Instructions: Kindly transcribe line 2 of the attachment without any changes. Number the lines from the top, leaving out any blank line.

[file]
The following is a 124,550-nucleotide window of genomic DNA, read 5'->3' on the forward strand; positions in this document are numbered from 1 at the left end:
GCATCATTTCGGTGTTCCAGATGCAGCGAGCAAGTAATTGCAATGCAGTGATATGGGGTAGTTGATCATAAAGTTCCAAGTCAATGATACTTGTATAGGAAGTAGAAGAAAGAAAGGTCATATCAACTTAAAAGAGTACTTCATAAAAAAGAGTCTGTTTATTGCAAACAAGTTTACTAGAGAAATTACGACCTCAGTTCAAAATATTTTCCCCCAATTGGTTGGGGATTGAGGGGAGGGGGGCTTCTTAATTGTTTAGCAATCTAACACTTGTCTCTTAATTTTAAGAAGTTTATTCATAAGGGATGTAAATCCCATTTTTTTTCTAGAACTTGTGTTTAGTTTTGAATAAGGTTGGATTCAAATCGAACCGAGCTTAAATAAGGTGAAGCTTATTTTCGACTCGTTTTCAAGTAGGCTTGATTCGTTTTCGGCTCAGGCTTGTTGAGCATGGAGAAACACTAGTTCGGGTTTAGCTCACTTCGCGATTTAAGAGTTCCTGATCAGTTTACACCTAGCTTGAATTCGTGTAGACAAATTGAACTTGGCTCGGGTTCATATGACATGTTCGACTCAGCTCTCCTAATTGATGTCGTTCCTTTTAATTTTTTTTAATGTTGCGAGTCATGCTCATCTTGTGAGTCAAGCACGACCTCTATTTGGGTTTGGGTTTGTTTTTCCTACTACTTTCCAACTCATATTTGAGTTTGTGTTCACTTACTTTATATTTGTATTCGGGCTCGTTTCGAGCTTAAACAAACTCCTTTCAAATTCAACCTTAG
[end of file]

GCATCATTTCGGTGTTCCAGATGCAGCGAGCAAGTAATTGCAATGCAGTGATATGGGGTAGTTGATCATAAAGTTCCAAGTCAATGATACTTGTATAGGAAGTAGAAGAAAGAAAGGTCATATCAACTTAAAAGAGTACTTCATAAAAAAGAGTCTGTTTATTGCAAACAAGTTTACTAGAGAAATTACGACCTCAGTTCAAAATATTTTCCCCCAATTGGTTGGGGATTGAGGGGAGGGGGGCTTCTTAATTGTTTAGCAATCTAACACTTGTCTCTTAATTTTAAGAAGTTTATTCATAAGGGATGTAAATCCCATTTTTTTTCTAGAACTTGTGTTTAGTTTTGAATAAGGTTGGATTCAAATCGAACCGAGCTTAAATAAGGTGAAGCTTATTTTCGACTCGTTTTCAAGTAGGCTTGATTCGTTTTCGGCTCAGGCTTGTTGAGCATGGAGAAACACTAGTTCGGGTTTAGCTCACTTCGCGATTTAAGAGTTCCTGATCAGTTTACACCTAGCTTGAATTCGTGTAGACAAATTGAACTTGGCTCGGGTTCATATGACATGTTCGACTCAGCTCTCCTAATTGATGTCGTTCCTTTTAATTTTTTTTAATGTTGCGAGTCATGCTCATCTTGTGAGTCAAGCACGACCTCTATTTGGGTTTGGGTTTGTTTTTCCTACTACTTTCCAACTCATATTTGAGTTTGTGTTCACTTACTTTATATTTGTATTCGGGCTCGTTTCGAGCTTAAACAAACTCCTTTCAAATTCAACCTTAG